Producers in the fixed index annuity (FIA) market are increasingly asking: Should I become a Registered Investment Advisor? Will the Securities and Exchange Commission start regulating FIAs? If I am an Investment Advisor Representative, am I protected when a client uses funds from a security to buy an FIA?
Some even question their future in the business, and thus how much time to devote to training and education in 2008.
Let’s review the landscape. It is true that the Financial Industry Regulatory Authority (formerly the National Association of Security Dealers, or NASD) does not have the authority to regulate FIAs. Going back to the McCarran-Ferguson Act (1945), states retain legal authority over insurance products and producers.
Authority to classify FIAs as a security rests with the SEC. To date, the last overt action of the SEC regarding FIAs was to create a Safe Harbor Rule 151, which excludes index annuities that meet the Safe Harbor criteria. In addition to Rule 151, and the Securities Act of 1933 (exempting annuities from the definition of ‘securities’), several Supreme Court and federal district court decisions have refused to classify index annuities as securities.
With the front door to the FIA house locked, why are insurance producers being inundated with calls to become an RIA, IAR, or Series 6 or Series 7 licensed? If FIAs are not securities, why explore securities licensure at all?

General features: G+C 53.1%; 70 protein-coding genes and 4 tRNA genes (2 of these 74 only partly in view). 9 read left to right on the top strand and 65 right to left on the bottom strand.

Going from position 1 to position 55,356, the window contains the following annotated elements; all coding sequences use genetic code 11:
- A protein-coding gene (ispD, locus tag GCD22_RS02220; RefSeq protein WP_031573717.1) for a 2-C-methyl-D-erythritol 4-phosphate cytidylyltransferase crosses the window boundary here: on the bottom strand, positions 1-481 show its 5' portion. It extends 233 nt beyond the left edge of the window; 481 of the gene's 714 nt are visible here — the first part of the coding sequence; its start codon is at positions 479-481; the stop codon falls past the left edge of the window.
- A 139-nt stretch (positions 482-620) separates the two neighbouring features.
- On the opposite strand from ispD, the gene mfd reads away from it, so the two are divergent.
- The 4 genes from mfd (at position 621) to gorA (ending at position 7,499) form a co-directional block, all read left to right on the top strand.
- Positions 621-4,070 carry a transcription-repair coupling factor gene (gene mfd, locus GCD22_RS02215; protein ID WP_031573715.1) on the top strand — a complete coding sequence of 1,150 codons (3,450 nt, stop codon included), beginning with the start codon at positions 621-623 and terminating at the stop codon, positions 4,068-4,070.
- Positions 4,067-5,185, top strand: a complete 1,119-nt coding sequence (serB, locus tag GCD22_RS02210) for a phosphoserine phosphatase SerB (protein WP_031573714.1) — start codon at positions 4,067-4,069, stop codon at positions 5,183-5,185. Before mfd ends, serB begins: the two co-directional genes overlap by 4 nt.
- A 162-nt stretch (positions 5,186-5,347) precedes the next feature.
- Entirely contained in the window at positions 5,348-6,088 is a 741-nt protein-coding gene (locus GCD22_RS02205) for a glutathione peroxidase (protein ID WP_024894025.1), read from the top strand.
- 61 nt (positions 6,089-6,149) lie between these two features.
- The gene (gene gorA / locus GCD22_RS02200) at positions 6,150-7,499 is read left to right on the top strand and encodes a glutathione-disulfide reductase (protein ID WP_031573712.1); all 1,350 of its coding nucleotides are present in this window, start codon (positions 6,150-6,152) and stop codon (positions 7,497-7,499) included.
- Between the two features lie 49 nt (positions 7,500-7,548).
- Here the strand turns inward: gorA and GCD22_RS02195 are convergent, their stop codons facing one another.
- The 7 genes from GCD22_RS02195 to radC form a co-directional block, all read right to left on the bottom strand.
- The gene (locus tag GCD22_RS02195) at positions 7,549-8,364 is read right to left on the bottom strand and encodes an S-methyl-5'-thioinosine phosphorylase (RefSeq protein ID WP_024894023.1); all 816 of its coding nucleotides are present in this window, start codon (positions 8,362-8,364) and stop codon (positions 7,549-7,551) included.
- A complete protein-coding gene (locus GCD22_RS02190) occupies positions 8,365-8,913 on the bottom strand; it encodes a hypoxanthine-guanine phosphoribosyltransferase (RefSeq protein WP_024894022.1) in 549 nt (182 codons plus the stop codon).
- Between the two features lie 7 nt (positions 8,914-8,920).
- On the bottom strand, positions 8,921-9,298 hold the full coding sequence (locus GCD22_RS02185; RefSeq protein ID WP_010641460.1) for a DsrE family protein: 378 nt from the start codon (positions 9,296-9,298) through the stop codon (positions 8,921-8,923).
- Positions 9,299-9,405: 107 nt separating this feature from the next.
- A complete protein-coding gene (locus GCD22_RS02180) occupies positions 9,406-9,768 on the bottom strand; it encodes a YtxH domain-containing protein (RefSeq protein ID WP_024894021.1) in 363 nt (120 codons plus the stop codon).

This is because FINRA is knocking at the back door. Remember, the SEC regulates security products and FINRA regulates the people who engage in securities transactions.
Think back to the NASD Notice to Members 05-50. It was a warning to member broker-dealers that close supervision of representatives may be warranted for FIA sales in order to prevent them from being sold as “investments.” This warning highlights one specific criterion contained in Safe Harbor Rule 151–a prohibition against marketing FIAs as “investments.” As a result of 05-50, some broker-dealers now require their registered representatives, who also sell FIAs, to run their FIA sales through the broker-dealer’s supervisory and compensation chain. Many broker-dealers also supply an approved FIA list.
Readers will recall that, in the summer of 2007, the NASD changed its name to FINRA–a result of NASD’s consolidation with the NYSE (New York Stock Exchange) Member Regulation. The new name seems fitting if FINRA seeks to regulate all financial products; with ‘securities dealers’ gone from the name, its potential sphere of regulation may open up.